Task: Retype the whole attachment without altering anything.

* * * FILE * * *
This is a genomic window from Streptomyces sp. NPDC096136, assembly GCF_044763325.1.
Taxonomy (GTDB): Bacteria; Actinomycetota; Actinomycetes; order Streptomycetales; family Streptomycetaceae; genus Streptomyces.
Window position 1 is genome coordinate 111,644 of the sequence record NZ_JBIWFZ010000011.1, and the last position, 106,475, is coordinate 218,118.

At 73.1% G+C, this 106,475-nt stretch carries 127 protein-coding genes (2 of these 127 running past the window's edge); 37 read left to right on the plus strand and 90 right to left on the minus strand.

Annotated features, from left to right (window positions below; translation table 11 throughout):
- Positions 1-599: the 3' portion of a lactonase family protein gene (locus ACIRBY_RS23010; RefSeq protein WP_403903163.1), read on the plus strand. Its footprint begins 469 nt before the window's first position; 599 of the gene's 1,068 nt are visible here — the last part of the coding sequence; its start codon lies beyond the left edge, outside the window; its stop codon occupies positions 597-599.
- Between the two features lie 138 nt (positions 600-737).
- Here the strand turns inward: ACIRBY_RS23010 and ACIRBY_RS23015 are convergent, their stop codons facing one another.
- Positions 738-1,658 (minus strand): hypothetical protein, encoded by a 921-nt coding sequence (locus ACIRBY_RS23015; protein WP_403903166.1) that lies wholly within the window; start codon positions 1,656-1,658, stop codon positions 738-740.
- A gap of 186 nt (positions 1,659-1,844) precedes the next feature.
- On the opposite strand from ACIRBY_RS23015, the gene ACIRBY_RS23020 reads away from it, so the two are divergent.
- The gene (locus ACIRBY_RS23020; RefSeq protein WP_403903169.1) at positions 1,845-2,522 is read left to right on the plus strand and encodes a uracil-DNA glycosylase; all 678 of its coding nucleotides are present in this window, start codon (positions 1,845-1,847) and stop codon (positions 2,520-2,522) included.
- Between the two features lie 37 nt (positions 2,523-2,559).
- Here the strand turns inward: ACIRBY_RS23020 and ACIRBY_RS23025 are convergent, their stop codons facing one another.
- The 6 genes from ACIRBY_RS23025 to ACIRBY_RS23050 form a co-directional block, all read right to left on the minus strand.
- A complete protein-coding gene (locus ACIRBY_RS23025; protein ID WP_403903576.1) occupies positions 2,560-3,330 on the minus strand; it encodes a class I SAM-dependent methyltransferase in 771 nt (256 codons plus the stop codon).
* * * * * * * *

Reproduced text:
This is a genomic window from Streptomyces sp. NPDC096136, assembly GCF_044763325.1.
Taxonomy (GTDB): Bacteria; Actinomycetota; Actinomycetes; order Streptomycetales; family Streptomycetaceae; genus Streptomyces.
Window position 1 is genome coordinate 111,644 of the sequence record NZ_JBIWFZ010000011.1, and the last position, 106,475, is coordinate 218,118.

At 73.1% G+C, this 106,475-nt stretch carries 127 protein-coding genes (2 of these 127 running past the window's edge); 37 read left to right on the plus strand and 90 right to left on the minus strand.

Annotated features, from left to right (window positions below; translation table 11 throughout):
- Positions 1-599: the 3' portion of a lactonase family protein gene (locus ACIRBY_RS23010; RefSeq protein WP_403903163.1), read on the plus strand. Its footprint begins 469 nt before the window's first position; 599 of the gene's 1,068 nt are visible here — the last part of the coding sequence; its start codon lies beyond the left edge, outside the window; its stop codon occupies positions 597-599.
- Between the two features lie 138 nt (positions 600-737).
- Here the strand turns inward: ACIRBY_RS23010 and ACIRBY_RS23015 are convergent, their stop codons facing one another.
- Positions 738-1,658 (minus strand): hypothetical protein, encoded by a 921-nt coding sequence (locus ACIRBY_RS23015; protein WP_403903166.1) that lies wholly within the window; start codon positions 1,656-1,658, stop codon positions 738-740.
- A gap of 186 nt (positions 1,659-1,844) precedes the next feature.
- On the opposite strand from ACIRBY_RS23015, the gene ACIRBY_RS23020 reads away from it, so the two are divergent.
- The gene (locus ACIRBY_RS23020; RefSeq protein WP_403903169.1) at positions 1,845-2,522 is read left to right on the plus strand and encodes a uracil-DNA glycosylase; all 678 of its coding nucleotides are present in this window, start codon (positions 1,845-1,847) and stop codon (positions 2,520-2,522) included.
- Between the two features lie 37 nt (positions 2,523-2,559).
- Here the strand turns inward: ACIRBY_RS23020 and ACIRBY_RS23025 are convergent, their stop codons facing one another.
- The 6 genes from ACIRBY_RS23025 to ACIRBY_RS23050 form a co-directional block, all read right to left on the minus strand.
- A complete protein-coding gene (locus ACIRBY_RS23025; protein ID WP_403903576.1) occupies positions 2,560-3,330 on the minus strand; it encodes a class I SAM-dependent methyltransferase in 771 nt (256 codons plus the stop codon).